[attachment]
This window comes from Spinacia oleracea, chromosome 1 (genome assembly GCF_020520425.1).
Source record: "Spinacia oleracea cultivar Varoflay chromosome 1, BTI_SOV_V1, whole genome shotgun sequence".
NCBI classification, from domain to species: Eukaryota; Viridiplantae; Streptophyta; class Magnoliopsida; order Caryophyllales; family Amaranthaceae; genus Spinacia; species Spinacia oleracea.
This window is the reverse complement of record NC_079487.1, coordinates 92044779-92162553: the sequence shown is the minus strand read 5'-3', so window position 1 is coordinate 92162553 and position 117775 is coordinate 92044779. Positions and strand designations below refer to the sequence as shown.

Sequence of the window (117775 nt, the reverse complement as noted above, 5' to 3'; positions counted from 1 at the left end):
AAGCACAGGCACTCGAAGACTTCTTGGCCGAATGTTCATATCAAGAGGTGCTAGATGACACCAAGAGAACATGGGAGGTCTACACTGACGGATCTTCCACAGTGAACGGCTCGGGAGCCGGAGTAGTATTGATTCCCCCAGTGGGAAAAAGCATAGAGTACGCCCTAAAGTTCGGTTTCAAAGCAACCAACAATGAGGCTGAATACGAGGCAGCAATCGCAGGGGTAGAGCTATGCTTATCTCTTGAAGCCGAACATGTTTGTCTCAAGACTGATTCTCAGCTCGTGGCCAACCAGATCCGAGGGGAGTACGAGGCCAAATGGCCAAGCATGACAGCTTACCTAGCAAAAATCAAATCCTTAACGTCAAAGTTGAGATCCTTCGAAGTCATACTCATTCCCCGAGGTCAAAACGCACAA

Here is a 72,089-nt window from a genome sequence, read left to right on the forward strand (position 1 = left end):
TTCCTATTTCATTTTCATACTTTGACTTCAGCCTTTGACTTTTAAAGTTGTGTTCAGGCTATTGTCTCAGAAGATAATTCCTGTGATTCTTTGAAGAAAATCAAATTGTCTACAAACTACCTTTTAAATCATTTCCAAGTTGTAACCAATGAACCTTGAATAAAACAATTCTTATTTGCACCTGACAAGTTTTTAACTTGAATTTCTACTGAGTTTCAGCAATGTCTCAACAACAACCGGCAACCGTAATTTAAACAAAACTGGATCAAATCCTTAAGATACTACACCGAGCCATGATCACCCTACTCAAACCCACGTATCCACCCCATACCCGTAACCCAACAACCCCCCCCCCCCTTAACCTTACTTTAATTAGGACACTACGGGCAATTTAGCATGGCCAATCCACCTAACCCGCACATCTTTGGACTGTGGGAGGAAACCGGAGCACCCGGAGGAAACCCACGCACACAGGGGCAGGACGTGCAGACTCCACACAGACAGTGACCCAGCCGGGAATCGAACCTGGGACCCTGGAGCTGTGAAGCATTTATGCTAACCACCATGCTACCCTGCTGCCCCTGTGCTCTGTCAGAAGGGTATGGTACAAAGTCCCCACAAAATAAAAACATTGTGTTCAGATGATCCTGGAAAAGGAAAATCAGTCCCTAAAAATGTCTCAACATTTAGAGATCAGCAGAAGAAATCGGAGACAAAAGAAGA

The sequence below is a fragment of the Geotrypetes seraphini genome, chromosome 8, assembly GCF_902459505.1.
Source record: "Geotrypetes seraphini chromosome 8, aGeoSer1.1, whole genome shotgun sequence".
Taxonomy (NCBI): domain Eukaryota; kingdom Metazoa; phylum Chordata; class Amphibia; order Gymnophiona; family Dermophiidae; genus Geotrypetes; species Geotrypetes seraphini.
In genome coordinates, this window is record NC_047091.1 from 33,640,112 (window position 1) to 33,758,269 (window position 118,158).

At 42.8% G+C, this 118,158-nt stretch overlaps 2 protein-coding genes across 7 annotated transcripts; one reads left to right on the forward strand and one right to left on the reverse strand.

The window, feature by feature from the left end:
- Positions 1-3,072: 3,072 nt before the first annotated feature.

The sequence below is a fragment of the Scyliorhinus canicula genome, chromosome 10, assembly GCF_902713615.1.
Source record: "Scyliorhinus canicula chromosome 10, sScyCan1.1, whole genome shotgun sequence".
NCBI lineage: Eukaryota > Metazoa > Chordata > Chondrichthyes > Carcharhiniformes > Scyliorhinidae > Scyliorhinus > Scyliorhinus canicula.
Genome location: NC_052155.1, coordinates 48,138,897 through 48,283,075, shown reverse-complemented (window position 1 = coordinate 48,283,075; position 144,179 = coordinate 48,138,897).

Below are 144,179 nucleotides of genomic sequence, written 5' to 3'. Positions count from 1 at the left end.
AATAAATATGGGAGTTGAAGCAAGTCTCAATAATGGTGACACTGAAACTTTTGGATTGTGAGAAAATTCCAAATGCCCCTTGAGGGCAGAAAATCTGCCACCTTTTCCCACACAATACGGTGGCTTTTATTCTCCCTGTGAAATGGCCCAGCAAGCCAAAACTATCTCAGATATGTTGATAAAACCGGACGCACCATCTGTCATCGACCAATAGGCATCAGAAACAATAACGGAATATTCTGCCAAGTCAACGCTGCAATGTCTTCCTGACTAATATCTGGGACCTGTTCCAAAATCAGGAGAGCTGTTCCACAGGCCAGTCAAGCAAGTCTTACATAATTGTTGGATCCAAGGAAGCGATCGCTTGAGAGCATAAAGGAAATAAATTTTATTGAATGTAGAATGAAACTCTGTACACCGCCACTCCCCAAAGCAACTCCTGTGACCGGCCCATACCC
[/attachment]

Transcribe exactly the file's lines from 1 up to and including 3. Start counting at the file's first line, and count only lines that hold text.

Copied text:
This window comes from Spinacia oleracea, chromosome 1 (genome assembly GCF_020520425.1).
Source record: "Spinacia oleracea cultivar Varoflay chromosome 1, BTI_SOV_V1, whole genome shotgun sequence".
NCBI classification, from domain to species: Eukaryota; Viridiplantae; Streptophyta; class Magnoliopsida; order Caryophyllales; family Amaranthaceae; genus Spinacia; species Spinacia oleracea.